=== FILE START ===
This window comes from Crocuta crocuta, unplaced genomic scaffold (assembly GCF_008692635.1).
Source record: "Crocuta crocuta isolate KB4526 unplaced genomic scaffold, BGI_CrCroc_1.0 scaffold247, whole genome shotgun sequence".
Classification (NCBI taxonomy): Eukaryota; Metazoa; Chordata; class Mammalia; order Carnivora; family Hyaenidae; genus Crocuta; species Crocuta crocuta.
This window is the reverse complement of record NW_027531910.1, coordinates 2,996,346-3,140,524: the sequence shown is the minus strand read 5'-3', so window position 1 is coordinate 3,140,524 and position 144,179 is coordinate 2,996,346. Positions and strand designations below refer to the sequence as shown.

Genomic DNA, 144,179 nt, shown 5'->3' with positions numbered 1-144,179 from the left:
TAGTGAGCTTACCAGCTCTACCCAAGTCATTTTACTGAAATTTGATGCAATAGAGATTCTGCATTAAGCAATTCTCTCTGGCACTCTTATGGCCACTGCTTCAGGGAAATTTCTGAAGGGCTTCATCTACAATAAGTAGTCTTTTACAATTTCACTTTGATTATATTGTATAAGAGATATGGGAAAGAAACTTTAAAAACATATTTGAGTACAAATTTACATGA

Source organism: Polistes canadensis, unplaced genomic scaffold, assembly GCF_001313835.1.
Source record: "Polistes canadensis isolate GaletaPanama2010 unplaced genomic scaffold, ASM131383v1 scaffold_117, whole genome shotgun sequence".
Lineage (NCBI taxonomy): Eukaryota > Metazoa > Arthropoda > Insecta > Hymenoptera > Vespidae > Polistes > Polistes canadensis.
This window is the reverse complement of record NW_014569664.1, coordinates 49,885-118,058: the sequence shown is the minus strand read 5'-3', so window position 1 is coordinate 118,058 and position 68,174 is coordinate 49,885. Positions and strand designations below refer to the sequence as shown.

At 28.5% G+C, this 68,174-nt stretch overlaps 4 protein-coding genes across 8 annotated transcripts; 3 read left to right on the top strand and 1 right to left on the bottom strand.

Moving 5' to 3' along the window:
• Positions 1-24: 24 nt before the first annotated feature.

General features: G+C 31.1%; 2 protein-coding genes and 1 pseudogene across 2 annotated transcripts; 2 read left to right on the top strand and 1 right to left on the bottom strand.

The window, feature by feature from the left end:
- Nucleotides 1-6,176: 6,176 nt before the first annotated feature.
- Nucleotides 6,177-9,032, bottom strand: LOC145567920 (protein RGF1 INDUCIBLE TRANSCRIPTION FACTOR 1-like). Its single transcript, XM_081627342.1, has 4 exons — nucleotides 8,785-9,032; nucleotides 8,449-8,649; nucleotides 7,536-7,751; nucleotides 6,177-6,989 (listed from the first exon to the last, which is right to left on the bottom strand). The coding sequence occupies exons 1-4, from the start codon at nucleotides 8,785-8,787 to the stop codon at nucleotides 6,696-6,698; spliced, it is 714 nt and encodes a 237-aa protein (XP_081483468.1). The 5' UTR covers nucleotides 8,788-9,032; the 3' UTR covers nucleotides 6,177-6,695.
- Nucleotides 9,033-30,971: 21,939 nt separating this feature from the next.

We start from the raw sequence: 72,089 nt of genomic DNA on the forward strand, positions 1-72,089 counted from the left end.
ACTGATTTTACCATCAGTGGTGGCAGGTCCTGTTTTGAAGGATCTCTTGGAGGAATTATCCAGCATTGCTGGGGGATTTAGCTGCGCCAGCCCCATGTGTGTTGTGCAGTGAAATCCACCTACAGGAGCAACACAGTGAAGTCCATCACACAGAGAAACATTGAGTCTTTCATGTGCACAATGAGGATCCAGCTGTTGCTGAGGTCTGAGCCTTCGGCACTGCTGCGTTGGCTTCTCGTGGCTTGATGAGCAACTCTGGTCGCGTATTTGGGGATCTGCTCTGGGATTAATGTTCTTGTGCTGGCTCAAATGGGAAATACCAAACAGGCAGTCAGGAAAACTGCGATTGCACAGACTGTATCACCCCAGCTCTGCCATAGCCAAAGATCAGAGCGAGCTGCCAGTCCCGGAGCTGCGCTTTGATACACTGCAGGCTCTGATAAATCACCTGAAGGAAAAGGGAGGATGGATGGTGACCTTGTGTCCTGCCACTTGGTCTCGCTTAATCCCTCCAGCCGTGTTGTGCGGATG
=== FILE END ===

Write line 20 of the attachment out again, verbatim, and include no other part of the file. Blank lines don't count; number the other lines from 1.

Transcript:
ACTGATTTTACCATCAGTGGTGGCAGGTCCTGTTTTGAAGGATCTCTTGGAGGAATTATCCAGCATTGCTGGGGGATTTAGCTGCGCCAGCCCCATGTGTGTTGTGCAGTGAAATCCACCTACAGGAGCAACACAGTGAAGTCCATCACACAGAGAAACATTGAGTCTTTCATGTGCACAATGAGGATCCAGCTGTTGCTGAGGTCTGAGCCTTCGGCACTGCTGCGTTGGCTTCTCGTGGCTTGATGAGCAACTCTGGTCGCGTATTTGGGGATCTGCTCTGGGATTAATGTTCTTGTGCTGGCTCAAATGGGAAATACCAAACAGGCAGTCAGGAAAACTGCGATTGCACAGACTGTATCACCCCAGCTCTGCCATAGCCAAAGATCAGAGCGAGCTGCCAGTCCCGGAGCTGCGCTTTGATACACTGCAGGCTCTGATAAATCACCTGAAGGAAAAGGGAGGATGGATGGTGACCTTGTGTCCTGCCACTTGGTCTCGCTTAATCCCTCCAGCCGTGTTGTGCGGATG